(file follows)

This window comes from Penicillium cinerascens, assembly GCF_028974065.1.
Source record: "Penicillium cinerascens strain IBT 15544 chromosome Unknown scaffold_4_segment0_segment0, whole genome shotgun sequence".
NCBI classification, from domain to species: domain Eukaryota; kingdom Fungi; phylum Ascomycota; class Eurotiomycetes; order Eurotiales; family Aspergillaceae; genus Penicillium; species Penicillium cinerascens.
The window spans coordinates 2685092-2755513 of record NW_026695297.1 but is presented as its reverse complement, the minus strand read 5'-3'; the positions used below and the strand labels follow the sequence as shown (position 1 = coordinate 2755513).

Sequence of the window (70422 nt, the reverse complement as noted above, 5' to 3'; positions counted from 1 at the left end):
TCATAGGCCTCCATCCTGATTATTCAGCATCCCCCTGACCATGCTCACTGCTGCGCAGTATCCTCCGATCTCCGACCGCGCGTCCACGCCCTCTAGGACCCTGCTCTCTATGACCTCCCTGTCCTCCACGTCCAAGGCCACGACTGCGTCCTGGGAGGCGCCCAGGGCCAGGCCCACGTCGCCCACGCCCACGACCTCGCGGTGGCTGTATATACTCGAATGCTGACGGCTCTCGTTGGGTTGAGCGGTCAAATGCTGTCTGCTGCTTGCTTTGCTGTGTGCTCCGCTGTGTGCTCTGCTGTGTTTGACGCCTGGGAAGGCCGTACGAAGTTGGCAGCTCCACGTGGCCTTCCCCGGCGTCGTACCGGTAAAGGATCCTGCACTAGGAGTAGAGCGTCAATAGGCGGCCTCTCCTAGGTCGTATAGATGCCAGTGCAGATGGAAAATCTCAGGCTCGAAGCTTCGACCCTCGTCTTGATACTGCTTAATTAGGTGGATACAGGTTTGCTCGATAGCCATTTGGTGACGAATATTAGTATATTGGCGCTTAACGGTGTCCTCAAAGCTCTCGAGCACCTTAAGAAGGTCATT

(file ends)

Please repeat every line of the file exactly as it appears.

This window comes from Penicillium cinerascens, assembly GCF_028974065.1.
Source record: "Penicillium cinerascens strain IBT 15544 chromosome Unknown scaffold_4_segment0_segment0, whole genome shotgun sequence".
NCBI classification, from domain to species: domain Eukaryota; kingdom Fungi; phylum Ascomycota; class Eurotiomycetes; order Eurotiales; family Aspergillaceae; genus Penicillium; species Penicillium cinerascens.
The window spans coordinates 2685092-2755513 of record NW_026695297.1 but is presented as its reverse complement, the minus strand read 5'-3'; the positions used below and the strand labels follow the sequence as shown (position 1 = coordinate 2755513).

Sequence of the window (70422 nt, the reverse complement as noted above, 5' to 3'; positions counted from 1 at the left end):
TCATAGGCCTCCATCCTGATTATTCAGCATCCCCCTGACCATGCTCACTGCTGCGCAGTATCCTCCGATCTCCGACCGCGCGTCCACGCCCTCTAGGACCCTGCTCTCTATGACCTCCCTGTCCTCCACGTCCAAGGCCACGACTGCGTCCTGGGAGGCGCCCAGGGCCAGGCCCACGTCGCCCACGCCCACGACCTCGCGGTGGCTGTATATACTCGAATGCTGACGGCTCTCGTTGGGTTGAGCGGTCAAATGCTGTCTGCTGCTTGCTTTGCTGTGTGCTCCGCTGTGTGCTCTGCTGTGTTTGACGCCTGGGAAGGCCGTACGAAGTTGGCAGCTCCACGTGGCCTTCCCCGGCGTCGTACCGGTAAAGGATCCTGCACTAGGAGTAGAGCGTCAATAGGCGGCCTCTCCTAGGTCGTATAGATGCCAGTGCAGATGGAAAATCTCAGGCTCGAAGCTTCGACCCTCGTCTTGATACTGCTTAATTAGGTGGATACAGGTTTGCTCGATAGCCATTTGGTGACGAATATTAGTATATTGGCGCTTAACGGTGTCCTCAAAGCTCTCGAGCACCTTAAGAAGGTCATT